Education in Cuba

Louis Proyect lnp3 at
Thu Mar 6 07:59:58 MST 2003

"Education Week", March 5, 2003

A Revolutionary Education

By Robert C. Johnston

Havana--It is 4:30 p.m., more than eight hours after classes began at 
Manuel Bisbe Secondary School here, and Yoel Sanz Muñez can't get his 12 
industrial arts students to put down their hammers and turn off the 
drill press.

Finally, the exasperated, silver-haired classroom veteran barks out, 
"You stay, I'm going." It works. By 4:45, the 7th graders are heading 
home. "You just can't get them to leave," Muñez says. Once the room is 
quiet, he inspects a metal strainer the students are making. Nodding his 
approval, he notes that the holes are drilled at precise angles 
according to his charges' technical drawings.

Calling it a day, the 65-year-old Muñez wheels his weathered black 
bicycle to the front of the school, easily mounts, and churns the pedals 
for the 40-minute ride home.

Another school day has ended in Cuba, the enigmatic Communist 
island-nation just 90 miles across the Straits of Florida. A political 
pariah in the eyes of the United States for more than four decades, Cuba 
has long drawn notice for its schools. Interest has heightened, though, 
since a 2001 study by an international task force reported that Cuban 
3rd and 4th graders, based on UNESCO research, easily outscored all 
their Latin American peers in language and mathematics.

The Bisbe school provides a glimpse into Cuba's educational 
successes—and challenges.

Muñez is a popular and skillful teacher with 42 years in the classroom. 
But, when he retires this year, he will join legions of colleagues also 
retiring, or defecting to Cuba's growing tourism industry, where tips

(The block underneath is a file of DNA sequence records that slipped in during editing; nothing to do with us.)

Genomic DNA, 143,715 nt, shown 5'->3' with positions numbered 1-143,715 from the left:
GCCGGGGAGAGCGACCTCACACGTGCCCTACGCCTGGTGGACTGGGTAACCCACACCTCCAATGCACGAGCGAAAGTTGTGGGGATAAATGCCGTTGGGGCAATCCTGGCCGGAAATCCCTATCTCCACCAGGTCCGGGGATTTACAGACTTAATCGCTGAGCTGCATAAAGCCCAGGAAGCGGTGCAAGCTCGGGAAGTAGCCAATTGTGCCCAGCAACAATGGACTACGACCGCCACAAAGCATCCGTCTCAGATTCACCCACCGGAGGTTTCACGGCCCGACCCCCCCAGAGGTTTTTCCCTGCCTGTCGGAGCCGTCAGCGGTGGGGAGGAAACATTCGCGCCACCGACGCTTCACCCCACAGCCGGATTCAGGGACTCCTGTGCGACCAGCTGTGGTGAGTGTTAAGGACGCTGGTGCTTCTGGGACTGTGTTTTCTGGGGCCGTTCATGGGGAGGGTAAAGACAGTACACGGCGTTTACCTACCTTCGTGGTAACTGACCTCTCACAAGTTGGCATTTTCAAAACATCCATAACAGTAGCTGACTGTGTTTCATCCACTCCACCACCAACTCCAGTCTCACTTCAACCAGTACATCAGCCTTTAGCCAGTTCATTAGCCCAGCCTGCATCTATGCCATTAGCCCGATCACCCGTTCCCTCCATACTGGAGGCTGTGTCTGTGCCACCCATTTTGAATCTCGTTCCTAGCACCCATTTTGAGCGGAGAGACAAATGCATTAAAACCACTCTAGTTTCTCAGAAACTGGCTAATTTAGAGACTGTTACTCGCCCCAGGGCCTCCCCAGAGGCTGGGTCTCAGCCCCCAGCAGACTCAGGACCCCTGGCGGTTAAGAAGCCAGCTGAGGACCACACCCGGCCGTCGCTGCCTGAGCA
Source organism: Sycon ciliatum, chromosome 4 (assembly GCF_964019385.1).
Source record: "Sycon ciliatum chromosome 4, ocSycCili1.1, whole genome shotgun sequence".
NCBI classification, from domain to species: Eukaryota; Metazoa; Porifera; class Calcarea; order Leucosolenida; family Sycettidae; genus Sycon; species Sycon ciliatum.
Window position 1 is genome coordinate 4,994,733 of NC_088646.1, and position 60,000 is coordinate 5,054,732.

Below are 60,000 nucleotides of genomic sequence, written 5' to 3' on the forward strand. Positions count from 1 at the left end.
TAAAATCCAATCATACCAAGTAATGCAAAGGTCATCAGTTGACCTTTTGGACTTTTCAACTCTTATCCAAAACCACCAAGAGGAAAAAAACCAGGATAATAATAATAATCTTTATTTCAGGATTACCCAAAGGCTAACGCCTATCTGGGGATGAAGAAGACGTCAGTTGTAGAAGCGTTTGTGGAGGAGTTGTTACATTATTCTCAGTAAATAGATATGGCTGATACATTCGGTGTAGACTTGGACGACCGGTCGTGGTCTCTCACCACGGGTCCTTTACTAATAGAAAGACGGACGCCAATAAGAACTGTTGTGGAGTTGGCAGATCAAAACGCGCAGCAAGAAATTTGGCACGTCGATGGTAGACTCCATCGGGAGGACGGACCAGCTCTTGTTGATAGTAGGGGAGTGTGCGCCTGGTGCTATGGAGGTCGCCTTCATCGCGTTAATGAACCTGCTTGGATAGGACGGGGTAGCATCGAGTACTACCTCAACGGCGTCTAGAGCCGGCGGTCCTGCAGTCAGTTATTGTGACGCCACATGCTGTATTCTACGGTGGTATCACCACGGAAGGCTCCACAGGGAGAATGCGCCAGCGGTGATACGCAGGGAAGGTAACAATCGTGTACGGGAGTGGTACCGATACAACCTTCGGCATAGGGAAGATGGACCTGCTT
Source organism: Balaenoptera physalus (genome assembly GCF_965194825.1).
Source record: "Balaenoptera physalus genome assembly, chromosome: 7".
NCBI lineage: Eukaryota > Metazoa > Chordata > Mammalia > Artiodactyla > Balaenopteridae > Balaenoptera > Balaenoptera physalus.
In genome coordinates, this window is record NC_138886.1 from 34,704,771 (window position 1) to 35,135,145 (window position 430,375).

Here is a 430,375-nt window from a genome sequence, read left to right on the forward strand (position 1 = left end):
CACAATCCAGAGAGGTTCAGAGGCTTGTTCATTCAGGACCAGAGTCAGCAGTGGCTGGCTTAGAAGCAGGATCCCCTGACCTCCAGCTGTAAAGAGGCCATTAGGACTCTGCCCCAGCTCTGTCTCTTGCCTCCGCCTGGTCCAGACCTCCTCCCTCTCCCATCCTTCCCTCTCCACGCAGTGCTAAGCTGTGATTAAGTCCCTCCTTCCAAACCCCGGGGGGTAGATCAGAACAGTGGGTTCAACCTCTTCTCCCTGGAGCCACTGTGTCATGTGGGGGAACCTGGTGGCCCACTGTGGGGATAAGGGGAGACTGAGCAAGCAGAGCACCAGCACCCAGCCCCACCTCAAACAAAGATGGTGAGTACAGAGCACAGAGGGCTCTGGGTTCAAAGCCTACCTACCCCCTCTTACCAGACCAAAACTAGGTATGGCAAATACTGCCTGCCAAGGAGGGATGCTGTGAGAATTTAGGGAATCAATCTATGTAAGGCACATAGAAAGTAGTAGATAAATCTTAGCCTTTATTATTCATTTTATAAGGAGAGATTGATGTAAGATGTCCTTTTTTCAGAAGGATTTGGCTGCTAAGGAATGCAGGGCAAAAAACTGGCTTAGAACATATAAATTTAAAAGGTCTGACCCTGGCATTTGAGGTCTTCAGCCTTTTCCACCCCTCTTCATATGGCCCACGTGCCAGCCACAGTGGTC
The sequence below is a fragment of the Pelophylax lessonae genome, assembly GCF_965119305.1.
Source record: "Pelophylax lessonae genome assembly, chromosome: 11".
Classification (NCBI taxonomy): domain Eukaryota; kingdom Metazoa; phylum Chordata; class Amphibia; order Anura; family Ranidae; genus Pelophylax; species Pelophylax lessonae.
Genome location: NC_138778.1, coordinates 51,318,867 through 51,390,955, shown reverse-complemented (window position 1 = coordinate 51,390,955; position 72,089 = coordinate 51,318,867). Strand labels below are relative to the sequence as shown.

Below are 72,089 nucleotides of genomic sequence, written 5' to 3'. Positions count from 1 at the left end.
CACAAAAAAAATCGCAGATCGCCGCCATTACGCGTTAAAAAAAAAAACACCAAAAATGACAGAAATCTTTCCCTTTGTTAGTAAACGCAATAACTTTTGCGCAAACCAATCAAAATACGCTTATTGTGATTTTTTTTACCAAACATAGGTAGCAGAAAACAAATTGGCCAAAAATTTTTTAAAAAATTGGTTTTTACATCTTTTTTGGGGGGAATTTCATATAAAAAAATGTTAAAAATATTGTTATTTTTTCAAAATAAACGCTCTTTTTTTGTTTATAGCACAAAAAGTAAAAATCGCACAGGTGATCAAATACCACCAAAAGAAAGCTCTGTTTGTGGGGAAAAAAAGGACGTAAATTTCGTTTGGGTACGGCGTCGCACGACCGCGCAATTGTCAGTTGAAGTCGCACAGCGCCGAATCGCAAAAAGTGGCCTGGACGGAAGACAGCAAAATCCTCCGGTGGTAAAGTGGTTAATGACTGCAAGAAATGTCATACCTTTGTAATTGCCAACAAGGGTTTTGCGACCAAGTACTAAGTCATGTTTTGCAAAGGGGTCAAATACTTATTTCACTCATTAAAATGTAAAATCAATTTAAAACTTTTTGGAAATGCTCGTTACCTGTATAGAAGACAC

for taxi drivers and waiters can far surpass the monthly teacher salary 
of about $15.

The shop equipment at Bisbe, while functional, is old, Russian-made, and 
would be costly to upgrade. To be sure, Cuba is spending millions to 
improve schools and equip them with computers, televisions, and video 
players. All are in use at Bisbe. But many schools are dilapidated, and 
materials often are in short supply.

Then there are the students. Eager. Bright. Hard-working. Assertive. And 
increasingly exposed to pop culture and consumerism—forces at odds with 
the revolution's "New Man," who is supposed to put the needs of the 
state over those of the individual.

Such influences pose new challenges to the Union of Young Communists and 
the Organization of José Martí Pioneers—pro-revolutionary youth groups 
with nearly universal participation.

When a visiting American asks a biology class of 35 students at the 
elite Lenin School of Sciences who wants to be a teacher, a single hand 
goes up. Young people, explains one, "want more possibilities" than a 
teacher's salary affords.

And, while Cuba's reverence for learning is strong, it is at times 

Cubans, who can be jailed for anti-government activism, fondly quote 
their national hero José Martí. The writer-activist orchestrated Cuba's 
revolution against Spain before dying in 1895 in the first armed 
conflict. Celebrated in mass rallies by flag-waving students, Martí 
expressed an oft-cited sentiment about education: "To be educated, is to 
be liberated."

Walfriedo Cabezas is one of those taxi drivers foreign visitors hope to 
meet. He is charming, speaks enough English to help with directions, and 
drives a cool 1956, candy-apple red DeSoto Diplomat—an antiquated 
workhorse and a clichéd exemplar of Cuban ingenuity.

But Cabezas is part of another Cuban legacy. In 1961, at age 12, he 
joined more than 200,000 young people responding to the call of the 
nation's leader, Fidel Castro, to saturate the countryside and teach 
literacy. "I cried because my dad would not let me join the brigade 
against illiteracy," he recalls. "He said I was too young."

The young Cabezas prevailed and spent five months living with a family 
several hours from his home.

According to official accounts, the campaign succeeded in virtually 
eradicating illiteracy. As a final test, Cabezas says, members of the 
family he taught wrote a letter to "Fidel" to demonstrate their progress.

To this day, many credit the campaign with essentially wiping out 
illiteracy. Others, though, point out that it also planted the seeds of 
an education infrastructure that exists to indoctrinate students in 
Communist ideology.

Cabezas does not doubt that the campaign put education at the front and 
center of the new regime: "This was the battle for education. Without 
this first step, we could not have had the education we now have."



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